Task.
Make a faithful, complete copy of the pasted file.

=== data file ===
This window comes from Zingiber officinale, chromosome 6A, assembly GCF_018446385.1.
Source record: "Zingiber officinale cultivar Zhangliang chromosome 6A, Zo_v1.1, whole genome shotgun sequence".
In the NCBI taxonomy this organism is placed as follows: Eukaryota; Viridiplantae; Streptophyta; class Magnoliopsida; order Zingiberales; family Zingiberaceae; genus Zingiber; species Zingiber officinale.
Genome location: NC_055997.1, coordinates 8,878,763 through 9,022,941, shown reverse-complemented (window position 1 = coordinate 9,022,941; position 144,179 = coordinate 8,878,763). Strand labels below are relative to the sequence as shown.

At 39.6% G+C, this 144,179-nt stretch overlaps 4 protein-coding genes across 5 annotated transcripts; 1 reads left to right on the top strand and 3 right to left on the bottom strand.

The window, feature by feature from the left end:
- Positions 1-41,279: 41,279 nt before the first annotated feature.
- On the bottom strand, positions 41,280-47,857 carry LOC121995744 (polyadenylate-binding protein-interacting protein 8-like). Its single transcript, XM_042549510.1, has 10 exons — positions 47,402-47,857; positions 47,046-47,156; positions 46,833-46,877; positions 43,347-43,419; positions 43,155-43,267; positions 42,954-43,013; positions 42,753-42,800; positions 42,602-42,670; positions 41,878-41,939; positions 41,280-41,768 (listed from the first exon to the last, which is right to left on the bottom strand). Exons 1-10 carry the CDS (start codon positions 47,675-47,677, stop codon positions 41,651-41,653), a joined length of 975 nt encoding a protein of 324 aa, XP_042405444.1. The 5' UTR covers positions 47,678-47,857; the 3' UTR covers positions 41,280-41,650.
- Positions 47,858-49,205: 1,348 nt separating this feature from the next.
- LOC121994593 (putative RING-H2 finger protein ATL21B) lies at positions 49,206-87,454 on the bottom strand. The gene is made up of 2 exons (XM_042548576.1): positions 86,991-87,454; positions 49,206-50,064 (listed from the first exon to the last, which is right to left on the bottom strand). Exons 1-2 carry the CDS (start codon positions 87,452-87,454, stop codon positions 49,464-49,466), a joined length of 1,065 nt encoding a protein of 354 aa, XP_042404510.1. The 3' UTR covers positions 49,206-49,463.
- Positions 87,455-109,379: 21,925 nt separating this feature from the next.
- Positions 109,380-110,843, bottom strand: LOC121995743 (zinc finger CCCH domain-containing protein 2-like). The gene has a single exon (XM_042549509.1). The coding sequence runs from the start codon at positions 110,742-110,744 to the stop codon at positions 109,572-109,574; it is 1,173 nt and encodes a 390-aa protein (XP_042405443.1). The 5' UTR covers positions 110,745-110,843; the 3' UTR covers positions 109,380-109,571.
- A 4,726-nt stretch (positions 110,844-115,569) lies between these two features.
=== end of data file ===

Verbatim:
This window comes from Zingiber officinale, chromosome 6A, assembly GCF_018446385.1.
Source record: "Zingiber officinale cultivar Zhangliang chromosome 6A, Zo_v1.1, whole genome shotgun sequence".
In the NCBI taxonomy this organism is placed as follows: Eukaryota; Viridiplantae; Streptophyta; class Magnoliopsida; order Zingiberales; family Zingiberaceae; genus Zingiber; species Zingiber officinale.
Genome location: NC_055997.1, coordinates 8,878,763 through 9,022,941, shown reverse-complemented (window position 1 = coordinate 9,022,941; position 144,179 = coordinate 8,878,763). Strand labels below are relative to the sequence as shown.

At 39.6% G+C, this 144,179-nt stretch overlaps 4 protein-coding genes across 5 annotated transcripts; 1 reads left to right on the top strand and 3 right to left on the bottom strand.

The window, feature by feature from the left end:
- Positions 1-41,279: 41,279 nt before the first annotated feature.
- On the bottom strand, positions 41,280-47,857 carry LOC121995744 (polyadenylate-binding protein-interacting protein 8-like). Its single transcript, XM_042549510.1, has 10 exons — positions 47,402-47,857; positions 47,046-47,156; positions 46,833-46,877; positions 43,347-43,419; positions 43,155-43,267; positions 42,954-43,013; positions 42,753-42,800; positions 42,602-42,670; positions 41,878-41,939; positions 41,280-41,768 (listed from the first exon to the last, which is right to left on the bottom strand). Exons 1-10 carry the CDS (start codon positions 47,675-47,677, stop codon positions 41,651-41,653), a joined length of 975 nt encoding a protein of 324 aa, XP_042405444.1. The 5' UTR covers positions 47,678-47,857; the 3' UTR covers positions 41,280-41,650.
- Positions 47,858-49,205: 1,348 nt separating this feature from the next.
- LOC121994593 (putative RING-H2 finger protein ATL21B) lies at positions 49,206-87,454 on the bottom strand. The gene is made up of 2 exons (XM_042548576.1): positions 86,991-87,454; positions 49,206-50,064 (listed from the first exon to the last, which is right to left on the bottom strand). Exons 1-2 carry the CDS (start codon positions 87,452-87,454, stop codon positions 49,464-49,466), a joined length of 1,065 nt encoding a protein of 354 aa, XP_042404510.1. The 3' UTR covers positions 49,206-49,463.
- Positions 87,455-109,379: 21,925 nt separating this feature from the next.
- Positions 109,380-110,843, bottom strand: LOC121995743 (zinc finger CCCH domain-containing protein 2-like). The gene has a single exon (XM_042549509.1). The coding sequence runs from the start codon at positions 110,742-110,744 to the stop codon at positions 109,572-109,574; it is 1,173 nt and encodes a 390-aa protein (XP_042405443.1). The 5' UTR covers positions 110,745-110,843; the 3' UTR covers positions 109,380-109,571.
- A 4,726-nt stretch (positions 110,844-115,569) lies between these two features.